I've not seen measurements, but the key difference is whether or not you can get your weight falling into it. With an elbow, you're striking with one joint, but your shoulder is turning. It'd be very difficult to situate your elbow in an up-down strike such that it's sort of immovable. It's not like something like a forward knee where it's like a straight connection between your center of mass and point of impact—it's too complicated or difficult a situation to think you can get all of your mass behind it. I don’t know how much of your mass you can get behind a downward elbow, but you can get a lot of your mass behind a sideways elbow. What I'm saying is there's no real reason to believe that a downward elbow is significantly different from other directions.
Headbutts are a relic from so long ago, but tell me how they compare to throwing punches, elbows, kicks, and knees.
There's not a whole lot of different interesting physics that go on with headbutts, but it's where two things collide and the question is where is the damage going to be done. If you have a forehead versus softer, mushier parts of the head, most of the tissue that gets compressed in that impact is wherever it's softer or squishier.
Now, punches to the back of the head—that's an interesting one. Normally, what you have to do to cause a knockout is apply a shear force to the axons in the brain, and that usually requires getting the head turning. But we've all seen fights where there's a punch that's hit the back of the head, and there's really no rotation there, but that will get a guy pretty disoriented pretty quickly. That's an interesting case: the point of rotation of the head when your head moves is the base of the skull, and instead of rotating the head around it, you're actually striking right on that point and applying force to those same axons from the other side.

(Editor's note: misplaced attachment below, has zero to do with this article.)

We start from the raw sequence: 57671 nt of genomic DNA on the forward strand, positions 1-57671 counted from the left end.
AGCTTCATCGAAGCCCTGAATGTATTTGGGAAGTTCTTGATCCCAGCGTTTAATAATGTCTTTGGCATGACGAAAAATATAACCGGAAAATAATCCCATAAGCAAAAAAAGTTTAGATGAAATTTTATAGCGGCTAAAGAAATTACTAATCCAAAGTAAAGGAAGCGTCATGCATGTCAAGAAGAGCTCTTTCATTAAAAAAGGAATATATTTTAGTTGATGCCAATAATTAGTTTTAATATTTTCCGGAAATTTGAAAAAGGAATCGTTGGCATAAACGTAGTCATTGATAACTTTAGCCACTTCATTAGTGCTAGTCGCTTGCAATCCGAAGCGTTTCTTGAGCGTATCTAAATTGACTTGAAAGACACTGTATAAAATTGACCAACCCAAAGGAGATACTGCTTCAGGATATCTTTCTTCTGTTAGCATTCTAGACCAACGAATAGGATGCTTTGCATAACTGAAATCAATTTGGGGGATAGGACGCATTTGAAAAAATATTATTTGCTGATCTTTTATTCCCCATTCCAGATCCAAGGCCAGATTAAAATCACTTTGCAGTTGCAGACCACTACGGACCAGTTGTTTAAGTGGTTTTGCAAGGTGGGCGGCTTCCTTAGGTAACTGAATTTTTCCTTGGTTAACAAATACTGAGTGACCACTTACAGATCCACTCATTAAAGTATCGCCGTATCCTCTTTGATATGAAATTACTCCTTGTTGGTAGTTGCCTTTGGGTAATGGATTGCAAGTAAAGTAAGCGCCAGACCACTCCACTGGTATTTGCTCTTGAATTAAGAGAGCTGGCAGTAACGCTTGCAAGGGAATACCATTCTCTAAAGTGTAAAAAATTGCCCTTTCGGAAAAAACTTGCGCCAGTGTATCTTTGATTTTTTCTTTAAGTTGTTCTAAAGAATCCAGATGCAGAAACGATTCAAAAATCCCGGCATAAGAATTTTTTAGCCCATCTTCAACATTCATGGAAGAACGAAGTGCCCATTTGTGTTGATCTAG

I know you have some hesitation about using explanations available through physics to make pronouncements about these moves and their correlation to fighter safety. Why is that a fraught thing to do?
One reason is that whether or not something is more damaging or has more force behind it doesn’t necessarily make it more dangerous. It's like what we were talking about before: a kick is way more likely to rotate the head significantly and knock somebody out, but it also takes way longer to get a kick up to the head, you have to shift your weight first, and there's all sorts of things the other fighter can see. That kind of levels the playing field: if you were to just look at the force on impact, you'd say, "Oh my gosh, we should ban kicks!" Then you compare it to another strike that's lower in force but way more dangerous, like an eye poke or something like that.
The other piece is that if we're going to start looking at fighter safety, we really should change the way we think about it and focus mostly on brain injury. I'd say the worst rule we have for fighter safety is the wearing of gloves: the gloves we wear protect the hands and protect the face from cuts and bruises, obviously less so than boxing gloves, but it does nothing to protect the brain. I'd say that because you aren't putting the hands at [as much] risk, you're allowing fighters to punch harder and you're actually putting the brain at greater risk by wearing gloves. If you were asking me to rank which rules are nonsense for fighter safety, I'd put gloves pretty high up on that list.